Page 459 - Week 02 - Tuesday, 4 March 2008

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On one occasion or another, most of us here have probably been rung up by someone saying, “Do you want the ad to go in again next week?” I was once rung up by TransACT, who were asking whether I wanted whatever scheme it was—where you have four things in one—to continue after a two-year period expired. I said, “Yes, thank you, we are pretty happy with that.” I did not regard that as a great impost on me. I would not have had a clue off the top of my head—I do not check every single document that comes into the house on a regular basis and go back and recheck them—that the two years was up.

From what limited experience I have had in this as a consumer, it seems that, from time to time, you will be legitimately rung up asking if you want to extend. That is often very close to the end of the extension date. It concerns me when I hear that, because of this particular provision, people might lose their mobile phone number and might be put to all sorts of additional inconvenience and expense because of an unintended consequence of this bill. It is not rocket science. What has been proposed by Telstra on the face of it looks fairly sensible. It seems that the attorney and I are not necessarily at odds in relation to that.

I also think that some of the unintended consequences of this bill—the main unintended consequences that would be likely to affect a lot of consumers—could be cleared up fairly quickly. Hence I make my unusual suggestion of adjourning it. Another way might be to take this part out and come back with a substantive bill. Again, if there is any urgency in dealing with the bulk of this part 5, that could be done, I would think, within a few weeks. If there are only a couple of areas where there is a real problem for the consumer, that would be the case. If there are other areas which are a bit more esoteric or not really likely and where it is conceded that the matter is not likely to affect too many people, maybe you might spend a bit more time there.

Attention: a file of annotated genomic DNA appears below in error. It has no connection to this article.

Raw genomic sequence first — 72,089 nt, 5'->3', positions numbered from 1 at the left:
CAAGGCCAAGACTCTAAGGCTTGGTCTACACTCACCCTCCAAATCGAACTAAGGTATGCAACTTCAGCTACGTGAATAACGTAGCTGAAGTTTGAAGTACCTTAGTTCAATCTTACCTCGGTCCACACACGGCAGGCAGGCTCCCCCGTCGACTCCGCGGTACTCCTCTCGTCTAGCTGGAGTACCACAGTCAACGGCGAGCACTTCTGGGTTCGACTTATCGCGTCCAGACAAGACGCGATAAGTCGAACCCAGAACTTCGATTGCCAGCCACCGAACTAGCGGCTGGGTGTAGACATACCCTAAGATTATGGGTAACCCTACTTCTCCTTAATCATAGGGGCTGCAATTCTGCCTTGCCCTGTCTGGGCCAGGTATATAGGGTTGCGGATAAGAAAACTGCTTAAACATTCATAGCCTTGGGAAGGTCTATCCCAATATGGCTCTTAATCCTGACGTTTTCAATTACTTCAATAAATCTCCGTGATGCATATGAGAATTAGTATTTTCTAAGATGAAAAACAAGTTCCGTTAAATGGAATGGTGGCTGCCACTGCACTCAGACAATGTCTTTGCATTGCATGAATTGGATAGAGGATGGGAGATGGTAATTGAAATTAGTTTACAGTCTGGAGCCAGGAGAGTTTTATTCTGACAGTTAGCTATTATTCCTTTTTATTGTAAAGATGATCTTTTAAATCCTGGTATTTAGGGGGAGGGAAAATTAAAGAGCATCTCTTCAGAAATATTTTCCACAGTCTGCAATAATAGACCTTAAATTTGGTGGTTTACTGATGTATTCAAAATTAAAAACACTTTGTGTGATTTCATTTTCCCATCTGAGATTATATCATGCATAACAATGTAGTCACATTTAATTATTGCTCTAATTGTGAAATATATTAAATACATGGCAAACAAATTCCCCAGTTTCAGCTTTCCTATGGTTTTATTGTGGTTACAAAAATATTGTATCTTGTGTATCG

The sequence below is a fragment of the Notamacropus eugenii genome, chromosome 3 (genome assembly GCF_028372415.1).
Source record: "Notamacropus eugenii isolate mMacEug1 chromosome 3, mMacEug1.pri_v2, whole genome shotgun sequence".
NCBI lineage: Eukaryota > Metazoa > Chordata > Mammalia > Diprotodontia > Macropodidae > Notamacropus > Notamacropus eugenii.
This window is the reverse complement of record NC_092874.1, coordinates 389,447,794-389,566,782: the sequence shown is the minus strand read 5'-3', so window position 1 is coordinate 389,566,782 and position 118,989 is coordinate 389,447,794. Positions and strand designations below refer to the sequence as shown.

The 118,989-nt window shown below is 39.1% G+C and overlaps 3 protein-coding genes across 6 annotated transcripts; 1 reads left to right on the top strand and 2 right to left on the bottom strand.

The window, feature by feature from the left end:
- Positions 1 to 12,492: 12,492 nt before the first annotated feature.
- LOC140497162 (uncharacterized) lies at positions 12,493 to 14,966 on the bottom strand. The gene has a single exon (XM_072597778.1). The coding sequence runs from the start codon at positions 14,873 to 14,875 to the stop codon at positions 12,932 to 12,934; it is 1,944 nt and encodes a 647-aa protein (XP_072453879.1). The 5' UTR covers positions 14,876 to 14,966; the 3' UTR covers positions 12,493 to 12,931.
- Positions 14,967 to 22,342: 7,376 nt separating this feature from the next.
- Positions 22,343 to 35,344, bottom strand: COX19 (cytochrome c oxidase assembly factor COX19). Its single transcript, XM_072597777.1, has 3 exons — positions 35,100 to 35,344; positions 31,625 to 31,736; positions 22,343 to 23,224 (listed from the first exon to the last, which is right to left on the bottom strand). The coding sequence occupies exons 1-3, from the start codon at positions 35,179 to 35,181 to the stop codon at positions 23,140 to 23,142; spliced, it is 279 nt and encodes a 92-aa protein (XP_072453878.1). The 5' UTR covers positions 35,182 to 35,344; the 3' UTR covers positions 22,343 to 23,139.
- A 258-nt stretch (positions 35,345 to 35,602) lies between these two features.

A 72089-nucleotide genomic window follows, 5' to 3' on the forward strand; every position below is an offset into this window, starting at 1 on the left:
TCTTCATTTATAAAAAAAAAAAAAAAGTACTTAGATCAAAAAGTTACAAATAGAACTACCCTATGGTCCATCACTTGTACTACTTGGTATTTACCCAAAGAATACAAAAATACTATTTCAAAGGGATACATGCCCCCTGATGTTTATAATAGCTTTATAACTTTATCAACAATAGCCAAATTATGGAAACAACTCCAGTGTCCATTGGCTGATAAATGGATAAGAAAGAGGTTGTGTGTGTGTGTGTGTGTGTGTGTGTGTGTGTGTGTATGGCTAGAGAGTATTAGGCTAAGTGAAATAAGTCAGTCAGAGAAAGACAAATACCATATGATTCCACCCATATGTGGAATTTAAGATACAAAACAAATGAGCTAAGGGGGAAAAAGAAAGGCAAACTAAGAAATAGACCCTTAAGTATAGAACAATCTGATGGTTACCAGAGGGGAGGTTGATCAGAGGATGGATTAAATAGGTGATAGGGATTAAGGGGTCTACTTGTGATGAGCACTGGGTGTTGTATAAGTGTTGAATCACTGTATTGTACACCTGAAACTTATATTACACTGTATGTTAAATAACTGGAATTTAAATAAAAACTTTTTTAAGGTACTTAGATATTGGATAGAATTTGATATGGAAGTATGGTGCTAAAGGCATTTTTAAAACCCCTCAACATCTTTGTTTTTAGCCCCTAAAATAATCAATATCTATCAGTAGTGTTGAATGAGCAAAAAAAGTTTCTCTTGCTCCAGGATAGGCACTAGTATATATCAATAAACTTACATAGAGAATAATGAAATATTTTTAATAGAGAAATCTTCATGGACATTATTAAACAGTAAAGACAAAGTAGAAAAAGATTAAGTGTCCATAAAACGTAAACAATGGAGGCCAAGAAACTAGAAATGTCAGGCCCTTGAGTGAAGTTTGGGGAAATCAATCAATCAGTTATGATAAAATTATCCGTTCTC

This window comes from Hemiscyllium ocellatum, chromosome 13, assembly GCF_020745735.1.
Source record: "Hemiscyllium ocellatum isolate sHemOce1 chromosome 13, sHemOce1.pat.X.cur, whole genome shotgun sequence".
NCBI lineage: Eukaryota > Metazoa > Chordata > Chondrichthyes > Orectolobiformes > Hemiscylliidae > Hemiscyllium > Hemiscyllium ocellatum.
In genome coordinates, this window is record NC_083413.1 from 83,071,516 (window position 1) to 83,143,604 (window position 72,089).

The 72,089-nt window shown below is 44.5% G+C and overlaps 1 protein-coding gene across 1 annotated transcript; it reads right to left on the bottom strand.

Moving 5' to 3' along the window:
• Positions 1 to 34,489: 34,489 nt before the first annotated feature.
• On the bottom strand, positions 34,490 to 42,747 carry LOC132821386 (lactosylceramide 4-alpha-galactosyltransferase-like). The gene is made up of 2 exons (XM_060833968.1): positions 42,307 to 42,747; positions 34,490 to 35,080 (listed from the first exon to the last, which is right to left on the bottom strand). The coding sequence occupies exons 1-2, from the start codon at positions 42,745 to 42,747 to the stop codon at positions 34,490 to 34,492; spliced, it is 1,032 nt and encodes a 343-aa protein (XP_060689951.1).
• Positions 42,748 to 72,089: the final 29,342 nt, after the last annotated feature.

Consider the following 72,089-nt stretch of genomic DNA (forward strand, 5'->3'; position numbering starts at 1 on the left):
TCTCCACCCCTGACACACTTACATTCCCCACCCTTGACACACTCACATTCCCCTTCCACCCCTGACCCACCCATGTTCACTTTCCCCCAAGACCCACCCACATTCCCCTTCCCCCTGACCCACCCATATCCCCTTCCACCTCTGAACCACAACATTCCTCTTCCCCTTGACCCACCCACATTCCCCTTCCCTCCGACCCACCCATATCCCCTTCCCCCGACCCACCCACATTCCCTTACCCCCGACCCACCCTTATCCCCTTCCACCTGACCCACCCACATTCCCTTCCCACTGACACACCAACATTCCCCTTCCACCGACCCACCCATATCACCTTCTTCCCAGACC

I am concerned that what we might be doing here—for the very noblest of aims; no-one disputes that that is what part 5 is all about—will lead to a series of unintended consequences that are going to affect consumers adversely. At the end of the day, big groups like Telstra can probably rearrange how they do things, but that is probably going to have some effect on consumers. In the meantime—this bill will obviously become law; it will take effect within a few days—there will probably be tens, or maybe hundreds or thousands, of Canberra consumers who will be adversely affected here.

I do not think it is appropriate. It simply does not work in practice. It is okay if the consumer rings up and says, “Look, I want that extended; I note that I would like that ad in again” or “I note my two-year contract is about to expire and I would like it extended on the same terms.” That probably does not happen all that much. It might perhaps in the ad situation—perhaps. But in terms of longer term contracts which people are quite comfortable with and are happy with, it is a courtesy call. We get them all the time. We get them in some things where other people are probably trying to sell us something. “Do you want some more of X, Y and Z?” You say yes or no.

But in something like this—something as important as telecommunications and something as important as someone’s mobile phone—there are some significant

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